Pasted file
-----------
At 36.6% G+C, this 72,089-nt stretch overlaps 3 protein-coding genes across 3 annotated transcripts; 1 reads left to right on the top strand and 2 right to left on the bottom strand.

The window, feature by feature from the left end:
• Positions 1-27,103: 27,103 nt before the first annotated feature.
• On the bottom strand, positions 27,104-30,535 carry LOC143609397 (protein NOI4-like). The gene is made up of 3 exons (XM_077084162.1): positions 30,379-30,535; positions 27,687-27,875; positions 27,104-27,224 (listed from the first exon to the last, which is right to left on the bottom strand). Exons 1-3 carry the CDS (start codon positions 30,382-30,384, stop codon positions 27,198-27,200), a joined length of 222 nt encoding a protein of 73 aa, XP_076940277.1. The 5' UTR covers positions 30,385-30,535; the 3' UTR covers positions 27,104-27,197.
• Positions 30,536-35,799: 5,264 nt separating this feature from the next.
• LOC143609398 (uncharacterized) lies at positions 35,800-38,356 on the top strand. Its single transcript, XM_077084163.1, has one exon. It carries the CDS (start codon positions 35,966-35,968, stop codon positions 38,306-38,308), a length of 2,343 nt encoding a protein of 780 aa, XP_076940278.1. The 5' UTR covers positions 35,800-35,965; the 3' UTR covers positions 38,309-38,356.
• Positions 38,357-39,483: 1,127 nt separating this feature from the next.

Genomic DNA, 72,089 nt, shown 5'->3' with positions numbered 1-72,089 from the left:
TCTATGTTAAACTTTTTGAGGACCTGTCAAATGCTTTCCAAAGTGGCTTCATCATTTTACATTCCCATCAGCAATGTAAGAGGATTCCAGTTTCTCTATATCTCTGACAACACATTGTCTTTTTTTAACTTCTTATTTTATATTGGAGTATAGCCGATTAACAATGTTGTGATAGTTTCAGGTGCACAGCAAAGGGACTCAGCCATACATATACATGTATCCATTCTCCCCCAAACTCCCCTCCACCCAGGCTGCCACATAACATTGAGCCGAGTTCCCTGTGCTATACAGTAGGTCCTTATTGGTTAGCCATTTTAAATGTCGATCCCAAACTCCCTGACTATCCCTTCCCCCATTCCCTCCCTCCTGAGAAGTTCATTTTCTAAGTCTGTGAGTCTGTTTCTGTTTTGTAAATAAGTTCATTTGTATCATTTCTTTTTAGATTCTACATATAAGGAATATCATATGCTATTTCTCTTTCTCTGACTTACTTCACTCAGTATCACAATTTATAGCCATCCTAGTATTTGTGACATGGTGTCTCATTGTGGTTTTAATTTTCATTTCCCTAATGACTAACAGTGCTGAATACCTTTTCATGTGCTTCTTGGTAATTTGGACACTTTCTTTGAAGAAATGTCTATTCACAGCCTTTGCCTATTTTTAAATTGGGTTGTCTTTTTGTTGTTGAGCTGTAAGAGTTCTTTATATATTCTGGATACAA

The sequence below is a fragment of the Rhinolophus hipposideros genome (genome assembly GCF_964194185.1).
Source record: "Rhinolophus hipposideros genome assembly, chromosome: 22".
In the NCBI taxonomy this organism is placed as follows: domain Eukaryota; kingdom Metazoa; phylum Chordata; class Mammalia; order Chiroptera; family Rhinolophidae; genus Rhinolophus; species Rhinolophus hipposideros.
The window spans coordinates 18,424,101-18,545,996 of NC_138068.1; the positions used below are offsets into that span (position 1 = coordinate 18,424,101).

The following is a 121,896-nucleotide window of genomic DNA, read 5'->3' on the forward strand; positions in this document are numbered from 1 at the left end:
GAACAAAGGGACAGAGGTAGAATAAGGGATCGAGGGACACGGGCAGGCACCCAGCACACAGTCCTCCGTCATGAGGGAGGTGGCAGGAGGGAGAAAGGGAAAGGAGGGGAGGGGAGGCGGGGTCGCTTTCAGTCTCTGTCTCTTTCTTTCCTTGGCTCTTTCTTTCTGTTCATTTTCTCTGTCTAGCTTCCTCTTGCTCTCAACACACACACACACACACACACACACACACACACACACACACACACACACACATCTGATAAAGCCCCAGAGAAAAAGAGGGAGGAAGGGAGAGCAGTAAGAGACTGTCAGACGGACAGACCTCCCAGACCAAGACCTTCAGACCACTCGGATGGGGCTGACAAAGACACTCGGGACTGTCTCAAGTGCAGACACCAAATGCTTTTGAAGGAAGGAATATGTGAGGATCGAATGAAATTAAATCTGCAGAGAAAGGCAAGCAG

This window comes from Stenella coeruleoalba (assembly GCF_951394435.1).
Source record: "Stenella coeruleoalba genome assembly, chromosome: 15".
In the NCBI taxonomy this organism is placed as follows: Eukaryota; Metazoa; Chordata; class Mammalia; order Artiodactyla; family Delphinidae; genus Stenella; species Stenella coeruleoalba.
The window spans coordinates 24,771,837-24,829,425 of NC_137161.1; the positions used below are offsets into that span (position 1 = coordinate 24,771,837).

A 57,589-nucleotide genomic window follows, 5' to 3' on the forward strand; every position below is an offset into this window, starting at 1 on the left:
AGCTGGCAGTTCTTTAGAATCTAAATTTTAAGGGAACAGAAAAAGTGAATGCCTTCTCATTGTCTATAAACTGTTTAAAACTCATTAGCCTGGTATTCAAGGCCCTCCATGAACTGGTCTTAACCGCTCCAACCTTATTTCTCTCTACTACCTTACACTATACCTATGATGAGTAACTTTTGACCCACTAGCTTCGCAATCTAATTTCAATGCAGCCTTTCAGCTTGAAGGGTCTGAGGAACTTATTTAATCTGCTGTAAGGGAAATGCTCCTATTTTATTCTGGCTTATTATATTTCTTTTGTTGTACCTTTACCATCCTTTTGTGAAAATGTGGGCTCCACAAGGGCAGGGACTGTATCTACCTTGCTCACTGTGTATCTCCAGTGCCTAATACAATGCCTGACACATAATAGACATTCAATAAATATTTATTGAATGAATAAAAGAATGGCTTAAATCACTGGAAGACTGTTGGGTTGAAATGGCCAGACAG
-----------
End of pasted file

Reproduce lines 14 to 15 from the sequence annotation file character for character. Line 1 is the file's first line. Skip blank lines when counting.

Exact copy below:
The following is a 121,896-nucleotide window of genomic DNA, read 5'->3' on the forward strand; positions in this document are numbered from 1 at the left end:
GAACAAAGGGACAGAGGTAGAATAAGGGATCGAGGGACACGGGCAGGCACCCAGCACACAGTCCTCCGTCATGAGGGAGGTGGCAGGAGGGAGAAAGGGAAAGGAGGGGAGGGGAGGCGGGGTCGCTTTCAGTCTCTGTCTCTTTCTTTCCTTGGCTCTTTCTTTCTGTTCATTTTCTCTGTCTAGCTTCCTCTTGCTCTCAACACACACACACACACACACACACACACACACACACACACACACACACACACATCTGATAAAGCCCCAGAGAAAAAGAGGGAGGAAGGGAGAGCAGTAAGAGACTGTCAGACGGACAGACCTCCCAGACCAAGACCTTCAGACCACTCGGATGGGGCTGACAAAGACACTCGGGACTGTCTCAAGTGCAGACACCAAATGCTTTTGAAGGAAGGAATATGTGAGGATCGAATGAAATTAAATCTGCAGAGAAAGGCAAGCAG